> On Feb 13, 2017, at 3:53 PM, Salz, Rich <[hidden email]> wrote:
> What’s the serer on the other side? If it’s a web server, then \0 characters are generally illegal. If it’s s_server, then it, too, really wants ASCII lines.
For binary-clean input use the "-nocommads" option to s_client.
The remaining behaviour is then up to the server, though on EBCDIC
systems, the input is still assumed to be textual and ASCII conversion
will be attempted. The s_client(1) command is not "stunnel", it is a
diagnostic tool, not a proxy.
Well, then what does your server do?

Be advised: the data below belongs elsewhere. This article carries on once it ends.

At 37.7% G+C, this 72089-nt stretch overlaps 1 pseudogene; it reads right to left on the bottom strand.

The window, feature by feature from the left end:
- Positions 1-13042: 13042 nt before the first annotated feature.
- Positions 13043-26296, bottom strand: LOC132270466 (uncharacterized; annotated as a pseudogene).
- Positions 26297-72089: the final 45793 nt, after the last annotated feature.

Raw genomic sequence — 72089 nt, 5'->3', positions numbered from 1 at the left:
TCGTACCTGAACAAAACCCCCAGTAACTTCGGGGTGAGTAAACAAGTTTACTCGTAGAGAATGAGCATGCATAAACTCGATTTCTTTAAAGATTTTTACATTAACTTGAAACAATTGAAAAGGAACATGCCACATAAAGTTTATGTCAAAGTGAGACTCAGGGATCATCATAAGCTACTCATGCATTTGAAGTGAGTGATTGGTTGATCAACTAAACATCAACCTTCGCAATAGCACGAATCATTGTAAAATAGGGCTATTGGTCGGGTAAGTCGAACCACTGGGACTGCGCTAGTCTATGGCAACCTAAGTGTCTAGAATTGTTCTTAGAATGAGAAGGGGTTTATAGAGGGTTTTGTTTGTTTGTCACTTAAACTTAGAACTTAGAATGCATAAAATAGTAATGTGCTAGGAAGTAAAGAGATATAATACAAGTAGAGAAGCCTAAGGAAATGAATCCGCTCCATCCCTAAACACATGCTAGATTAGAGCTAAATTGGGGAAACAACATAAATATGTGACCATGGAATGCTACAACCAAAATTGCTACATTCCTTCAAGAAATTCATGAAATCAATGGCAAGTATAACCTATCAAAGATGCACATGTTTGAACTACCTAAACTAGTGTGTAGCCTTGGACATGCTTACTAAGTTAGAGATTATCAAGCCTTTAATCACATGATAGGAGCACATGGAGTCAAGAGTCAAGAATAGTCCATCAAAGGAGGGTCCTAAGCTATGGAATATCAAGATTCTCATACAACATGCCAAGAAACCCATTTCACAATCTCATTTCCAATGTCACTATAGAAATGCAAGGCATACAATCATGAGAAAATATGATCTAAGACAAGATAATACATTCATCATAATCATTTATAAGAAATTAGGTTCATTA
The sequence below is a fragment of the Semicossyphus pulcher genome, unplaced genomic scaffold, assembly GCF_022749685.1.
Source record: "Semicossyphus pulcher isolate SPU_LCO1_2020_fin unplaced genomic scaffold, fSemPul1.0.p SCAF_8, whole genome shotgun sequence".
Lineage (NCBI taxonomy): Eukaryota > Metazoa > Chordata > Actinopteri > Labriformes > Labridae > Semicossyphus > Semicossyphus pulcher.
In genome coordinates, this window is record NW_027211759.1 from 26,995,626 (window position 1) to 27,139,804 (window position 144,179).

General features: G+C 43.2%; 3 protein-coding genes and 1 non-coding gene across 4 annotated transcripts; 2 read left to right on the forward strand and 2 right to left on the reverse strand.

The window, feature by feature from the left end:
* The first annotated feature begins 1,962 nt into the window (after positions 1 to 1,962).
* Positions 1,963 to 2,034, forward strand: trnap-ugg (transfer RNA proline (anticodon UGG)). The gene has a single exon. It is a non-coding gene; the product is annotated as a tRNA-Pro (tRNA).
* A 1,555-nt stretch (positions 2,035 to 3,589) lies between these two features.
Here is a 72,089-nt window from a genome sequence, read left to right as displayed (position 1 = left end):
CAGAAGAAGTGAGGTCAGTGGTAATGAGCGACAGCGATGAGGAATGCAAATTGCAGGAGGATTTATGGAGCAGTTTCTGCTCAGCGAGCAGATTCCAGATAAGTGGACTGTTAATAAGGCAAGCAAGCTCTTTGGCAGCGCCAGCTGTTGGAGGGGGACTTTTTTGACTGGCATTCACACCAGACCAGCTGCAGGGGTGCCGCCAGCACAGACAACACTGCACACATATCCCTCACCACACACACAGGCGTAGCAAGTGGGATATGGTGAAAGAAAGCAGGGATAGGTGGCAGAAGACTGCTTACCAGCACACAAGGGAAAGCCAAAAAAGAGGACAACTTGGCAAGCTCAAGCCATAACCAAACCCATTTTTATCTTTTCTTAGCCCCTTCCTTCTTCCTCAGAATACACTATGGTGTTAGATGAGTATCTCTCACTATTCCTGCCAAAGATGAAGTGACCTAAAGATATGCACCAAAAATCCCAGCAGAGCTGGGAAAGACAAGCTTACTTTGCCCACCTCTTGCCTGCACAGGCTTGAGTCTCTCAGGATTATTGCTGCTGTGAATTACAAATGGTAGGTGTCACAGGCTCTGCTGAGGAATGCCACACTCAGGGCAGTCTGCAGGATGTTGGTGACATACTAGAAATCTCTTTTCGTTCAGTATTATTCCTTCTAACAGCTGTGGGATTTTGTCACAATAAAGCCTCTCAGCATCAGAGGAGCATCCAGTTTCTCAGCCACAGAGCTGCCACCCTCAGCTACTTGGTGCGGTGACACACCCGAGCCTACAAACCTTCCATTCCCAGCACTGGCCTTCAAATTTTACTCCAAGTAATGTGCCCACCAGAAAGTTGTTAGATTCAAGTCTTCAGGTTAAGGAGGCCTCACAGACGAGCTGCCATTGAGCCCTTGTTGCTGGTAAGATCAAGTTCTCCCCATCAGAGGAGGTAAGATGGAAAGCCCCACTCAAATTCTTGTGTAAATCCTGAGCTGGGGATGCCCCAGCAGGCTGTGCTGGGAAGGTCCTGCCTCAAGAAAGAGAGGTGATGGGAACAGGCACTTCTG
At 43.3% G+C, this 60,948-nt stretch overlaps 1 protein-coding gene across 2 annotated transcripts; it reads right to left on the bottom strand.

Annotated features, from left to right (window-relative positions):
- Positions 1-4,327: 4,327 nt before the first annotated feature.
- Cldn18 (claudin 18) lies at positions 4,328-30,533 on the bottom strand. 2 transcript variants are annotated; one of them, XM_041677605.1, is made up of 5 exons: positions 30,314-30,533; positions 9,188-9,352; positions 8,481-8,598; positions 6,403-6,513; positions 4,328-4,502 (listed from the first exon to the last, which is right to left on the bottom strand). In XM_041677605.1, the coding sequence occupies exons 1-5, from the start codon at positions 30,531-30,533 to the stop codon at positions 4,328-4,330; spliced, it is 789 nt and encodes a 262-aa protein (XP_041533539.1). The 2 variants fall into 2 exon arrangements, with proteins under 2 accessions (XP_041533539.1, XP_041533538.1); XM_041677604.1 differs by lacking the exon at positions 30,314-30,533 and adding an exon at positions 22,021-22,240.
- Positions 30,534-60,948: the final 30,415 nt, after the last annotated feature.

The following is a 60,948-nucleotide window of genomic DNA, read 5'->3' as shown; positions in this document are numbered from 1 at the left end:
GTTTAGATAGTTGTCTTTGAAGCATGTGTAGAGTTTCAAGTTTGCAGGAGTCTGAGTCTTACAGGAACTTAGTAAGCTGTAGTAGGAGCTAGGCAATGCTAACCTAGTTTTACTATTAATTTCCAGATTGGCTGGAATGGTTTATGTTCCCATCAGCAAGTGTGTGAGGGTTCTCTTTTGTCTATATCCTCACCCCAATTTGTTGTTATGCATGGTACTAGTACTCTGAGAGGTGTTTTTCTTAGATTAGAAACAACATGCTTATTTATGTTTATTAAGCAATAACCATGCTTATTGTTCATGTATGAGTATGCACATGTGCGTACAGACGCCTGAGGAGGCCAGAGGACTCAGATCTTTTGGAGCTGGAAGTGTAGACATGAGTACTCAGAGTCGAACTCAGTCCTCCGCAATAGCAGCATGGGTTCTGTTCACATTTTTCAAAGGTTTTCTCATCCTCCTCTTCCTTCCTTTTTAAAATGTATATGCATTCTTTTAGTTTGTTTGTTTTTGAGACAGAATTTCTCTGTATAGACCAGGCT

To be very very clear: TLS is a *send the bytes* protocol. It knows nothing about EBCDIC, ASCII, text, etc.
To back up what Rich has said I pass a LOT of data, including HTTPS
and binary protocols between different machines (which may contain
any particular set of bytes in a packet format) using OpenSSL as the
encryption method for said transport and I've had no issues
whatsoever with whatever I stuff in the pipe coming out the other
Do be aware of the semantics and exceptions (which you must handle
-- or else) described in the documentation however -- especially for
non-blocking sockets. Due to the potential for renegotiations and
similar failing to pay attention to those can result in some pretty
Karl Denninger [hidden email] The Market Ticker [S/MIME encrypted email preferred]